Last session the Legislature passed two bills related to income tax relief: LB 308 and LB 573. LB 308 eliminates the alternative minimum tax from state income tax, with $24 million in income tax revenue by 2016. Before its passage, Nebraska was one of nine states that had not repealed its alternative minimum tax. LB 573 made changes to income tax rates and exclusions for capital gains and extraordinary dividends held by an Employee Stock Ownership Plan (ESOP). LB 573 saved eligible taxpayers $604,000 in the first year and up to $3.4 million over four years.
In 2012, the Legislature passed LB 970, which in its final version provided $97 million in income tax relief for Nebraskans. The final provisions of LB 970, went into effect in 2014. In 2013, the rates for the three lowest tax brackets were lowered as a result of LB 970. This year, the brackets changed so lower and middle levels of income are taxed at a lower rate.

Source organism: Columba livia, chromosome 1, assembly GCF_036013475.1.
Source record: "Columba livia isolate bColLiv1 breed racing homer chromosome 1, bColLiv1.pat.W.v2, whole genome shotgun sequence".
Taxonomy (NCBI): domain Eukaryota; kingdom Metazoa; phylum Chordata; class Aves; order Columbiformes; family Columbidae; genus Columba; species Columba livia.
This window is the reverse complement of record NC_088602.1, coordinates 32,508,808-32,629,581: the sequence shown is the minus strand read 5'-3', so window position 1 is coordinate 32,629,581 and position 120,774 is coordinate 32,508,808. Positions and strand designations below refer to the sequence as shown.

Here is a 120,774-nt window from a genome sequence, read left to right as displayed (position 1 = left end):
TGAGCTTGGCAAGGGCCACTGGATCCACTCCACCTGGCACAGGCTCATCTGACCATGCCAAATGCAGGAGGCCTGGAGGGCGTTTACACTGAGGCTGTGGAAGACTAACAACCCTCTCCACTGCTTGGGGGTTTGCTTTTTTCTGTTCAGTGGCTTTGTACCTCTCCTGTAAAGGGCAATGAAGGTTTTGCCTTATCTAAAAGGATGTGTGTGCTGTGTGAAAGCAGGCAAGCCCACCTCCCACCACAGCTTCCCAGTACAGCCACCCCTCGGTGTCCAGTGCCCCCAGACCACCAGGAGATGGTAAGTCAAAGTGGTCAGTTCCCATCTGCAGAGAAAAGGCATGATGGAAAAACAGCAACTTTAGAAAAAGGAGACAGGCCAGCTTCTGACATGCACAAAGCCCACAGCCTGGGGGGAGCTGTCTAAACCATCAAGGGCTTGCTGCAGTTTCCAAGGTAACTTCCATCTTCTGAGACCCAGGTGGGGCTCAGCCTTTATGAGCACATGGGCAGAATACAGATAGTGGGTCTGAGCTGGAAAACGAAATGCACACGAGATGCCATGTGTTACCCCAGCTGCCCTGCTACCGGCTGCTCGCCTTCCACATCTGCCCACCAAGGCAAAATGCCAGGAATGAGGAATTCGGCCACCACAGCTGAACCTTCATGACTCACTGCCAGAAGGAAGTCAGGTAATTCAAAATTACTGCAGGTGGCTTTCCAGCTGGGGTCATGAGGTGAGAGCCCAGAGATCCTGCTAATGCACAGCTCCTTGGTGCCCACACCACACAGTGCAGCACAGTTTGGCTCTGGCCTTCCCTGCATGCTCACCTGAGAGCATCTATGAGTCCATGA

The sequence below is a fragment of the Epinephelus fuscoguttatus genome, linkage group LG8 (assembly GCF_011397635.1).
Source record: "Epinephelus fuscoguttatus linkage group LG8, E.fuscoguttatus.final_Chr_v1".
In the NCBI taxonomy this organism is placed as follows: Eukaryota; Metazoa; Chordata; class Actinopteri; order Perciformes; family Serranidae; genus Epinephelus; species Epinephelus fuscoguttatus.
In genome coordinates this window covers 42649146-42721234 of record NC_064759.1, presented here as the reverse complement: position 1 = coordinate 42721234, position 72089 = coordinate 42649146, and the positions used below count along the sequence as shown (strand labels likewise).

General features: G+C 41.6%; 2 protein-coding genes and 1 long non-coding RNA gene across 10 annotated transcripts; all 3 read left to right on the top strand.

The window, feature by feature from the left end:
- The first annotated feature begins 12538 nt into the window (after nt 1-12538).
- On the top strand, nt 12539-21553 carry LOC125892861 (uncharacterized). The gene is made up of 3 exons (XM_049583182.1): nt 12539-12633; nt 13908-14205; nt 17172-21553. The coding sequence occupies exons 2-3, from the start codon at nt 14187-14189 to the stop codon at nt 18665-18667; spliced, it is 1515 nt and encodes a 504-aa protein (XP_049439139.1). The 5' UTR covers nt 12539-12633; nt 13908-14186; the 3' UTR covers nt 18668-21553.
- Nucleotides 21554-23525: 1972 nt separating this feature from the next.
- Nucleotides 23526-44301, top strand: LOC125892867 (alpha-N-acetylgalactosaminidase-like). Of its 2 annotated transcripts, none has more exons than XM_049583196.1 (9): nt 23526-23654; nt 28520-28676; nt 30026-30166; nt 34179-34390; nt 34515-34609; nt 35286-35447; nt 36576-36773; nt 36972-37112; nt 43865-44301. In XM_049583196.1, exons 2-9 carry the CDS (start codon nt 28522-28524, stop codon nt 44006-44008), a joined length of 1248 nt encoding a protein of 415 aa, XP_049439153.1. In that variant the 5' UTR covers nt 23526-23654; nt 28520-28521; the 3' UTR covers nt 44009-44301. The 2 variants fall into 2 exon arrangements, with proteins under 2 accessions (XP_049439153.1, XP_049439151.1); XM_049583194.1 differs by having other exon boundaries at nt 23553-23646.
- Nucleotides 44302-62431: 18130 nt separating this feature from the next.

Taken together, LB 970 (2012), LB 573 (2013), and LB 308 (2013) provide $124 million of income tax relief for Nebraskans over the next four years. If the Legislature advances LB 987 and LB 75 in their current forms, this number grows to $266 million in income tax relief.
How To: Navigate the Nebraska Legislative Website
The Legislature works hard to conduct their business in a transparent way. The legislative website is a great tool to help citizens stay informed on issues and learn more about the legislative process. This website can be found at the following link: www.nebraskalegislature.gov
In Nebraska, all bills and amendments are posted online through the Legislature’s website. To look up a bill, simply type the bill number in the search engine on the right hand side of the home page. If you do not know the bill number, you can search by introducer, committee the bill was referred to, or subject matter here: http://nebraskalegislature.gov/bills/
When you read a bill, the most important language of most bills is the material underlined or struck out. Underlined content indicates new material or additions to state law. Struck out material indicates the bill removes this language from our state laws. The other language in the bill simply shows the rest of the law that the bills changes. The exception is an outright repeal of a section of statute. This language is neither underlined or struck out, just stated in the bill.